To understand the point of these stories, we need to listen to what anthropologists are telling us about ancient Palestinian society (and other similar ones). Such societies operated with key values of “shame and honour.” The people who were “successful” in society were those who knew how to win honour. Those who were “unsuccessful” brought shame on themselves by losing honour. If people brought shame or honour on themselves, they also brought it on their various social groups (family, clan, tribe, town, etc.). In Jewish life, the system of “clean and unclean” interlocked with this system of shame and honour. Clean things brought honour, unclean brought shame.

In the Old Testament many things made people unclean. Certain food had to be avoided. Having a disease or coming near people with one, or issues of blood made one unclean. Contact with dead bodies made one unclean. This is one way to teach fear. To maintain its honour a family had to isolate itself from unclean people (now the focus of fear), or they too would become unclean and be isolated from their community. Poor Legion, the demon possessed man, was isolated from the community, Jairus’ daughter was isolated in her sickroom, and, had her death been final, she would, of course, have been isolated in a tomb. The woman with the hemorrhage had literally been unclean for a dozen years, and would have been unable to take any part in community affairs – and, of course, as a woman in this ancient culture, her role was limited anyway. In addition to the physical suffering and embarrassment she felt, she would have been isolated from any participation in society, or contact with any but other unclean people. The way Mark buries this story within another one, and doesn’t even give this woman a name, shows how that woman was buried, marginalized, depersonalized and invisible within her culture – maybe even invisible to herself after twelve years. She, Jairus’ daughter, and Legion were all isolated, unclean and without hope. They were the objects of fear. Jesus did not only offer physical healing, but re-integration into community which meant life and hope.

Let me get back to that woman with the hemorrhage. This poor so-called unclean woman, embarrassed and marginalized, had heard of this rabbi named Jeshua. In Mark’s day, it was commonly thought that even the clothes of a powerful healer had power. She thought if she could just get close enough to touch his clothes, she’d be restored. She did. Jesus turned and said the strangest thing, “Who touched me?” In the thronging crowd, even his disciples knew what a wild question that was? I wonder how many folk wondered whether Jesus wanted to know so he could determine what kind of person it was that touched him, and whether he was now unclean from contact, or could be justified in having this feared person further isolated. From the description of this woman’s response, can you hear her fear and embarrassment? She hadn’t thought it was wrong, but apparently it was, again. She was used to being ignored and wrong. That Jesus couldn’t find out who touched him wasn’t surprising. No one knew that woman, though they might have seen her many times. She had been turned into an object of fear, so who would want to touch her? It turns out that Jesus wanted to know who touched him, not to know whether she was clean or unclean, or whether she had a right to approach him. Jesus wanted to know her. He said, “Daughter, your faith has made you well; go, in peace,” and, to get the flavour of the Greek, “Your healing from disease will continue.” It’s no temporary fix. Jesus saw the woman no one else could see.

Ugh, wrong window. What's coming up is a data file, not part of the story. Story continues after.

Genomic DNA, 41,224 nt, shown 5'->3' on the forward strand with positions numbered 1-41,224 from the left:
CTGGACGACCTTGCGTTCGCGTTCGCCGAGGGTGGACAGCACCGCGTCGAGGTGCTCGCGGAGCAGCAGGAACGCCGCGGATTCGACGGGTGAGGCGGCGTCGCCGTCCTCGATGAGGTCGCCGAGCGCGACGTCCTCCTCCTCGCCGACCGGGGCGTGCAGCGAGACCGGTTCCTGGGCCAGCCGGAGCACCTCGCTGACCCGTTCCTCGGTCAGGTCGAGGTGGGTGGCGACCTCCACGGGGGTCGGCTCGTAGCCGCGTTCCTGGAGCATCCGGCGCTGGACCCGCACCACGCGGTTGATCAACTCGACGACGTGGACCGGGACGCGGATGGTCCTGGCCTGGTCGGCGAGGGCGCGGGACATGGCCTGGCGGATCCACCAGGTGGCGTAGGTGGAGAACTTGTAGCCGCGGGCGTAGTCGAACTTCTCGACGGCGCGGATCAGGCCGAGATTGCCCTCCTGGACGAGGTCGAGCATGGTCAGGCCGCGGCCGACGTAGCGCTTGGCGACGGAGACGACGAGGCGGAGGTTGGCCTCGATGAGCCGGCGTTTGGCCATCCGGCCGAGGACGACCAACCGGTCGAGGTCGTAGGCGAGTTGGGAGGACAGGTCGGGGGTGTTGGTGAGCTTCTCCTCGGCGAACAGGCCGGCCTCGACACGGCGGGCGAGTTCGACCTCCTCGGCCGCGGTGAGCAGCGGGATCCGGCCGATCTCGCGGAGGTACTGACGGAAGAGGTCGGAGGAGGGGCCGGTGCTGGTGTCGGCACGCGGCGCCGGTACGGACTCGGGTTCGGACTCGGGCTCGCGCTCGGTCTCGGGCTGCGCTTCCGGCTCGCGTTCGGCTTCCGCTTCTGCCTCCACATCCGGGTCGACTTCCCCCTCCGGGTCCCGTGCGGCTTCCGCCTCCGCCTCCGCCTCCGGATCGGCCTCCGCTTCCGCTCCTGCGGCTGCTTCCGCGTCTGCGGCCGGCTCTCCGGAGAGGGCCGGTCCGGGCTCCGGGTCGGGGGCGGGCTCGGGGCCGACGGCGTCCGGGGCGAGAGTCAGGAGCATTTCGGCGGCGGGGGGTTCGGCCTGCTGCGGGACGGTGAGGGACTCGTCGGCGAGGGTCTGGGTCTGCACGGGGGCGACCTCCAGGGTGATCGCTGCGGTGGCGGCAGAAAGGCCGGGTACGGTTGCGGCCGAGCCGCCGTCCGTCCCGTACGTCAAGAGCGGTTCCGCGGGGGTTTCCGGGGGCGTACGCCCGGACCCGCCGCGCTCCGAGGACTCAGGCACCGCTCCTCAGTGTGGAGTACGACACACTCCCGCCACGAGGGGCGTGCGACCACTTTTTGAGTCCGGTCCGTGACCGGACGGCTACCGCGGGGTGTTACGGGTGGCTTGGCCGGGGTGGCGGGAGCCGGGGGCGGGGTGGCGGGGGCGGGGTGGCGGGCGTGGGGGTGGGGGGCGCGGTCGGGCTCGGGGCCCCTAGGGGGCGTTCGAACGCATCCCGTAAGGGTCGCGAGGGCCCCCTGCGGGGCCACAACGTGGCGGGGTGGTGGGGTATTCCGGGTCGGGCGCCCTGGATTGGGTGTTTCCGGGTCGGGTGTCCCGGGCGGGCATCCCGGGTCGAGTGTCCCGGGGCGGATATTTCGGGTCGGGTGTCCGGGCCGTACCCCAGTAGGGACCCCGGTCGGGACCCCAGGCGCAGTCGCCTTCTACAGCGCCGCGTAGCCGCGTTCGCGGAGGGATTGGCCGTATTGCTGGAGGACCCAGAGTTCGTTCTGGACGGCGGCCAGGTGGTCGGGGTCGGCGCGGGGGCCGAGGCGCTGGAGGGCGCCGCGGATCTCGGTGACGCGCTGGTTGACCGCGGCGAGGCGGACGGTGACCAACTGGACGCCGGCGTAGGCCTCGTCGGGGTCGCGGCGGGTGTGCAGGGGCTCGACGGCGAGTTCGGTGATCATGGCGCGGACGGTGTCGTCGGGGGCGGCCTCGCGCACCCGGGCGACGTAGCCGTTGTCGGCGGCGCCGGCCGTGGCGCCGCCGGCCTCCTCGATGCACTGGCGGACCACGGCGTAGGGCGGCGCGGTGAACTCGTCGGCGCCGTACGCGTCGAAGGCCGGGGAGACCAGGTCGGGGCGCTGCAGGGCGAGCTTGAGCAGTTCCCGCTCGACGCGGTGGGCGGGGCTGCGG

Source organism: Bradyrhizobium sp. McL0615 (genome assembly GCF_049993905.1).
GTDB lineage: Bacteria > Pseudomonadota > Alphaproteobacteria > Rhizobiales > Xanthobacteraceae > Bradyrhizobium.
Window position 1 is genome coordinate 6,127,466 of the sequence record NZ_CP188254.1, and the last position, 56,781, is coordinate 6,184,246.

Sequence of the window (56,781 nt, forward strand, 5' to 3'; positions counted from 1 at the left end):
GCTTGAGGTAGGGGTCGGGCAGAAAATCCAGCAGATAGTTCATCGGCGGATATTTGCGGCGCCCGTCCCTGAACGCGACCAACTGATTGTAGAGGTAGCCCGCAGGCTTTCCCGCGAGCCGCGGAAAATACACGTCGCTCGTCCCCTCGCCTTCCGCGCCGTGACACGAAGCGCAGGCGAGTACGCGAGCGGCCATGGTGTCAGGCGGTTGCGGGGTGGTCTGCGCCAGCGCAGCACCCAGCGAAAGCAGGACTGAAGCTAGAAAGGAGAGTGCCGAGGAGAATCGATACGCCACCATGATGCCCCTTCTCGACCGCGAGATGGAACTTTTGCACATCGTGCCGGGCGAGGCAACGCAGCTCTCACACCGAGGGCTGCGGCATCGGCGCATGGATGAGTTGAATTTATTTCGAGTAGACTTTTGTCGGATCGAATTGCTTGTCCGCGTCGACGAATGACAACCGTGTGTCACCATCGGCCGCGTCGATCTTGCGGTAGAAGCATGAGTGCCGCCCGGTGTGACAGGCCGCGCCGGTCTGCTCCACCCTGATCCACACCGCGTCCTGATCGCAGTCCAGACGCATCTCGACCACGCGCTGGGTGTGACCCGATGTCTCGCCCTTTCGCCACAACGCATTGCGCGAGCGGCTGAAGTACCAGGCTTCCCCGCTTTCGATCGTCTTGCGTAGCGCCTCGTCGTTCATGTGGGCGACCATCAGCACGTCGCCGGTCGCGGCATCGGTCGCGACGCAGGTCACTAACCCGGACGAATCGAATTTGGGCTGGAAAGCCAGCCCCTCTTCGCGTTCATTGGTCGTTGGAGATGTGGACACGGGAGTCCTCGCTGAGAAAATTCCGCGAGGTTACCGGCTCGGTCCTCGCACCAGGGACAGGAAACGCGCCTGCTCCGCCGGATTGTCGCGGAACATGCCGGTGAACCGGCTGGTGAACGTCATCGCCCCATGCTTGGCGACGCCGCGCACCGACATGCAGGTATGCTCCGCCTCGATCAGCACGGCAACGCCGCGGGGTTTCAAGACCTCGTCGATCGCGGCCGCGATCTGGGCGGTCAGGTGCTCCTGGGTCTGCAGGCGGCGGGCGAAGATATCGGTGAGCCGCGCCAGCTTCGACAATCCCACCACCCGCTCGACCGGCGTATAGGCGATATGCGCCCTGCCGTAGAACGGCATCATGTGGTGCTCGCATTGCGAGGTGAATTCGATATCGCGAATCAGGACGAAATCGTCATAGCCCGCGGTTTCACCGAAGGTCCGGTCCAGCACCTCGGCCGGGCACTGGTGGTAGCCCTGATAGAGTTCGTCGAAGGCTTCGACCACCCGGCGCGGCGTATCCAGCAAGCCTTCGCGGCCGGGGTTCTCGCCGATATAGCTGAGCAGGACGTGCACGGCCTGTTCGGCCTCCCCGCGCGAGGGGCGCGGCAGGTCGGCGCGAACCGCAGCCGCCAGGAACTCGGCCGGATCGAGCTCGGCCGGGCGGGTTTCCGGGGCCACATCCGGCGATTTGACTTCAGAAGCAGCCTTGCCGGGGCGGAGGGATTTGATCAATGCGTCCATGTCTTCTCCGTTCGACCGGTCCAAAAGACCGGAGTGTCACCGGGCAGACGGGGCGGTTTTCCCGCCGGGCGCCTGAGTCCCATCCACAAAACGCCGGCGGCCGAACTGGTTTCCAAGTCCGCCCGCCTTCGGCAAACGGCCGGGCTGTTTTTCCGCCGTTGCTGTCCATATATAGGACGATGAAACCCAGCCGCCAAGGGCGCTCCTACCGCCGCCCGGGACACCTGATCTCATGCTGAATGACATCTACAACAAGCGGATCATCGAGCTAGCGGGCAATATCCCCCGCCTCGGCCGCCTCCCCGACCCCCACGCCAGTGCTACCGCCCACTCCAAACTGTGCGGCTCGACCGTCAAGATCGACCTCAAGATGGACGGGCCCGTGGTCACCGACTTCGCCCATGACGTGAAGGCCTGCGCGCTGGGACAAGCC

Elsewhere, Jesus makes it clear that God’s vision sees all those who are at the margin. In fact, it seems they fill God’s vision rather more than those who claim privilege and claim not to see the suffering, unclean, terrorized ones. Jesus brought all three of the invisible folk in this chapter to visibility. He also brought them out of hiding and isolation, into community, and into hope.

I would suggest to you this morning that the community of Jesus has the task of integrating those who have experienced rejection and grief into (or back into) a community of faith to learn hope’s song. The community of Jesus is not concerned about whether the people to whom it reaches out are clean or unclean, or will wreck our reputation if we touch them. We have sometimes been taught that unless people are perfect first, we shouldn’t be around them. That’s not what I see in Jesus. What I see is a community that isn’t afraid to reach out to those with questions, those who have been rejected and told they’re unclean, those who are suffering. I see a community that can be the embodiment of feathery, fragile, ethereal hope. We may not be perfect at this, because we are ourselves just learning hope’s song, and are far from wholeness ourselves. I suggest that, like that hope in Emily Dickenson’s poem, we in the community of faith need to sing the tune without the words – in short we need to act in ways that reject absolutely the efforts that many make to perpetrate fear, first as a general idea, then as aimed at specific people to marginalize. The most common command in the Bible is “fear not, stop being afraid.” Further the community of Jesus embraces these very feared and hated ones to enable them (and us) to remember something that may have lain dormant in the back of their minds, and ours:

The steadfast love of the LORD is never over, God’s mercies never run out; they are new every morning.

One thing we do together, month by month, is celebrate the Lord’s Supper round this table, sharing in the one bread and one cup that symbolizes the one body of Jesus that was given on our behalf, but also the one body of Christ that is the church, the community of Jesus in the world. As we invite you to join around that table, remember God’s steadfast, inexhaustible love and loyalty. And remember that we are called to embody that same loyalty, and so, to help one another live into real strength for today and bright hope for tomorrow.

In the name of God: Creator, Redeemer, Sustainer. AMEN.